Where do Communication Designers Work? Before graduation, Communication Design majors compete for internships locally and regionally at design firms such as Nesnadny + Schwartz , The Museum of Contemporary Art (MOCA) Cleveland, The Plain Dealer, Case Western Reserve University, The Cleveland Clinic and elsewhere. Anna Robertson ’09, completed an internship at MOCA last fall, designing a press kit, flyers and museum store gift certificates. She said the experience reinforced her choice of majors. “I chose communication design because it’s a very practical field, but I’m still doing art, which is what I love. I know I can get a job and still make something beautiful.” After graduation, Institute students are indeed consistently landing good jobs. Nicholas Latkovic ’06 is among a growing number of communication designers working exclusively in interactive design. He works for a Chicago firm that counts Sears among its top clients. “I don’t think I’d be in Chicago right now if it weren’t for The Cleveland Institute of Art,” he said. “I learned how to present myself well in my work and in articulating about my work. The whole critique experience at CIA helped me to become a better speaker whether I’m just talking with someone over coffee or presenting my portfolio in a job interview.” Kai-Wei Hsieh ’07 is a junior graphic designer at The Art of Beauty, which manufactures products for salons and spas. She calls on a range of skills honed at CIA to design publications, packaging, brand logos and various collateral materials. “I’m so glad I graduated from CIA. I really learned a lot from my professors,” she said. Many other graduates design publications, including books and magazines; others design way-finding systems or collateral materials, such as posters, postcards, brochures or even product packaging; still others work in broadcast graphics, designing trailers or title sequences for television or movies. Fewer than 10 percent of graphic designers are in advertising, according to Hulick. “What’s really taking off as a separate field of study is information design, or taking dense information and giving it a graphic application so people can understand it. It’s not just graphs and charts; it’s creatively conveying complex information and sometimes it’s absolutely gorgeous,” she said.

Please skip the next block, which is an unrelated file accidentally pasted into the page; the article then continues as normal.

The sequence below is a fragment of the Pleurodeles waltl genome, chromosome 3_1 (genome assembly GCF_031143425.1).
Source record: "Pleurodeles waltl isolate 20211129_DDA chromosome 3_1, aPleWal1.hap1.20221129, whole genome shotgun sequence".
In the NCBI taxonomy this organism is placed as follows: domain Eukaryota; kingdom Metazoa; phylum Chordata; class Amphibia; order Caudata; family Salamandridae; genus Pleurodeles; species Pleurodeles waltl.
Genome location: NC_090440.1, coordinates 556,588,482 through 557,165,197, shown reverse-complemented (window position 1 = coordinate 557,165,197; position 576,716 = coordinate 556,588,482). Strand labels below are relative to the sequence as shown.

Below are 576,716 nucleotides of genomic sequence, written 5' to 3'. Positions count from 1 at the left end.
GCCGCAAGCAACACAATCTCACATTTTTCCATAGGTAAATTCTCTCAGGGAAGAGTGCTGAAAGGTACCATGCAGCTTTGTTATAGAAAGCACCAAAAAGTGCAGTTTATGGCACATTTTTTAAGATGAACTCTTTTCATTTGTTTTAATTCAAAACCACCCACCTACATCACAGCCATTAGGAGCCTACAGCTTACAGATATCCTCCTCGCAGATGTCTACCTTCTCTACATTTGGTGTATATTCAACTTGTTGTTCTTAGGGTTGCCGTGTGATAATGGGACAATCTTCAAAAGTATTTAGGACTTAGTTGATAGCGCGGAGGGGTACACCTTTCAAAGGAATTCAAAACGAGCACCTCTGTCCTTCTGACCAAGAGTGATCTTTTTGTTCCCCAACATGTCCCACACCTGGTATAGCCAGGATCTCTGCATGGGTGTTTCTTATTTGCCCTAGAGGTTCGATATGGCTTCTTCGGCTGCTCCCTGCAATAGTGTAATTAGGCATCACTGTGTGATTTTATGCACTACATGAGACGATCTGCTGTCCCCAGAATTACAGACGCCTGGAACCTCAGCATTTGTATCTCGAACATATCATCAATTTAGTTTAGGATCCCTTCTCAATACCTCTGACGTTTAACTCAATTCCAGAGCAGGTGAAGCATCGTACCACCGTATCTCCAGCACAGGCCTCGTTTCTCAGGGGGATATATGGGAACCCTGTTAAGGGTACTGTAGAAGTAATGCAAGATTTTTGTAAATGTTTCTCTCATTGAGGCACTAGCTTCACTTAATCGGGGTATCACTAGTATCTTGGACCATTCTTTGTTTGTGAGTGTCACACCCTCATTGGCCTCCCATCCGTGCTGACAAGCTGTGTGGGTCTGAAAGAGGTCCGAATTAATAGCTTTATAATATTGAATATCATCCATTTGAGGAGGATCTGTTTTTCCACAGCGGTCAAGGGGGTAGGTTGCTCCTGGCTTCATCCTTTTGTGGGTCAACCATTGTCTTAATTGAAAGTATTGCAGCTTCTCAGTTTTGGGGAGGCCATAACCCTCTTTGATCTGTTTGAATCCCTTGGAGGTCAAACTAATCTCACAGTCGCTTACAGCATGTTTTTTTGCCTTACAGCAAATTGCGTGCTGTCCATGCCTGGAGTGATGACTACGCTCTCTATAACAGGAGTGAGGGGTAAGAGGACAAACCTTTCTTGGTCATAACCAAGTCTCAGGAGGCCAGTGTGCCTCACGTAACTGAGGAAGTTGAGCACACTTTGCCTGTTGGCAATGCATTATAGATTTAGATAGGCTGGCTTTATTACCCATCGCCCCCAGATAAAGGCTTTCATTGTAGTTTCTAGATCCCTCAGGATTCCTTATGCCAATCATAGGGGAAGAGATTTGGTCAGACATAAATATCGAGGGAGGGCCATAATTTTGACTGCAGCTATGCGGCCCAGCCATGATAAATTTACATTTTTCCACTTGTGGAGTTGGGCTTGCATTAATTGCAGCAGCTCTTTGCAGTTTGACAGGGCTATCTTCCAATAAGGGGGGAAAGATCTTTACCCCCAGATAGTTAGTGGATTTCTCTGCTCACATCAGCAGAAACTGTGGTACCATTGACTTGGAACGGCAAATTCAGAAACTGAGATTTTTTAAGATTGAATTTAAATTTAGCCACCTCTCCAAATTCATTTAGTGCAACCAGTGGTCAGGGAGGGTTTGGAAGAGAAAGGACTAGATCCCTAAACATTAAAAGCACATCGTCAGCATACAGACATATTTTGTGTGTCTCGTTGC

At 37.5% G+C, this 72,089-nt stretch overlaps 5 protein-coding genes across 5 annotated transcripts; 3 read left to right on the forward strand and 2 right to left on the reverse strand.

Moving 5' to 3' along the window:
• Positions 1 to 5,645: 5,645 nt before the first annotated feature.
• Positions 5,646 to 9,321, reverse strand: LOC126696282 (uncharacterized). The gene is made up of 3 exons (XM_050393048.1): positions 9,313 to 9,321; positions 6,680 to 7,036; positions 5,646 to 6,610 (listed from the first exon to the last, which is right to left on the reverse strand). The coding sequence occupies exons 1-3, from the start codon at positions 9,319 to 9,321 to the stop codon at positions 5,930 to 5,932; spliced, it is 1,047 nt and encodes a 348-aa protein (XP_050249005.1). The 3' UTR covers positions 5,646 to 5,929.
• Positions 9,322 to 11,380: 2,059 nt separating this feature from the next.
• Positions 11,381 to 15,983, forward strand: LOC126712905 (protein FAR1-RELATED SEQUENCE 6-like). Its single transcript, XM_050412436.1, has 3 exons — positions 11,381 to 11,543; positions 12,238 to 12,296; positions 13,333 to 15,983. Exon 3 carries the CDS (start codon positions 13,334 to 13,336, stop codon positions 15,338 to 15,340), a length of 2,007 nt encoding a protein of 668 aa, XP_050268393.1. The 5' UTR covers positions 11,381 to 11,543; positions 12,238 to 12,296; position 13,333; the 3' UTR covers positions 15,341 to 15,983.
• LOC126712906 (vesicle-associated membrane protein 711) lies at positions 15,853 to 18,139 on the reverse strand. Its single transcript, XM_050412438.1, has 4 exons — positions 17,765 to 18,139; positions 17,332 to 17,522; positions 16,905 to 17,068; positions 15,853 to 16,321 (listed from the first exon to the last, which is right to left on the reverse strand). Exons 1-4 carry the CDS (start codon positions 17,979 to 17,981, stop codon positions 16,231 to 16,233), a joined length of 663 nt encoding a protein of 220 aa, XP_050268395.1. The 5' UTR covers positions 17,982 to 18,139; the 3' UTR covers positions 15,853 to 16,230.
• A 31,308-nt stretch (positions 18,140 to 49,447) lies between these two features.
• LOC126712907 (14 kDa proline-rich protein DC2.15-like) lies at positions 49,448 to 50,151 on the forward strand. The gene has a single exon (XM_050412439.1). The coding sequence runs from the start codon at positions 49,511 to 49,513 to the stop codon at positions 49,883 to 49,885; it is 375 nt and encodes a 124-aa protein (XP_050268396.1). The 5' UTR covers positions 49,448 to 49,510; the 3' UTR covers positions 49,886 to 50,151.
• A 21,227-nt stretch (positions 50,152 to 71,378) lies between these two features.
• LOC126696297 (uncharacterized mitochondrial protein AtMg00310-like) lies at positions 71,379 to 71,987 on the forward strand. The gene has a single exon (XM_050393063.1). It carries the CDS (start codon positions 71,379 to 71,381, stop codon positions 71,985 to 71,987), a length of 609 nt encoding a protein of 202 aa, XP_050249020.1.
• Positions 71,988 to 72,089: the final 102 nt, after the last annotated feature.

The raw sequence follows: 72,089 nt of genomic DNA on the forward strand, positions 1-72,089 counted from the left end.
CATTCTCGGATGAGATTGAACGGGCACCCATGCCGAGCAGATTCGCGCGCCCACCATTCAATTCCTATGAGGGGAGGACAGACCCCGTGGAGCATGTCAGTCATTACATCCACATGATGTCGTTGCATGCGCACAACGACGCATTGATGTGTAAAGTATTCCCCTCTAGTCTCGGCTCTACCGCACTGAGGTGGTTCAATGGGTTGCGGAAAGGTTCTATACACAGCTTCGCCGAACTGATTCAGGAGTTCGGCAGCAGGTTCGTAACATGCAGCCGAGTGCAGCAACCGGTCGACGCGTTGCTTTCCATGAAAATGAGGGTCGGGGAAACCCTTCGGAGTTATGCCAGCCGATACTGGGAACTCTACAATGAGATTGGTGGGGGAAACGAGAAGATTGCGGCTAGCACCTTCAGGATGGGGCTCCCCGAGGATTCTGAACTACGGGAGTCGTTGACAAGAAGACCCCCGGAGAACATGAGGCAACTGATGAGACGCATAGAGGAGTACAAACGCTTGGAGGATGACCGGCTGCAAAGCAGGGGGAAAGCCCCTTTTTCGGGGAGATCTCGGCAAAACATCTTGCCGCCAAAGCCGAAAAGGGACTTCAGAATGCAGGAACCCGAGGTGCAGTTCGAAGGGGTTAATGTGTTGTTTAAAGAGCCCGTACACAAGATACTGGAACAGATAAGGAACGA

THIS PAGE, TOP TO BOTTOM: FROM AN ASSIGNMENT TITLED "HOMAGE TO A DESIGNER," STUDENTS CREATED BOOKS THAT SHOWCASE AND CONCEPTUALLY RELATE TO THE WORK OF A LEADING DESIGNER OR FIRM. CLOCKWISE FROM TOP: “CAHAN DESIGNS” BY ERIN PILAWSKI ’10, “DUFFY & PARTNERS” BY DIANA PERAITA ’10, “MICHAEL BEIRUT (SMART, BOLD)” BY LIZ COHEN ’10, “CARIN GOLDBERG“ BY DAN SCHNEAR ’10, “LITTLE JACKET” BY KATIE PARLAND ’10

KAI-WEI HSIEH ’07 PRODUCED THIS DESIGN TO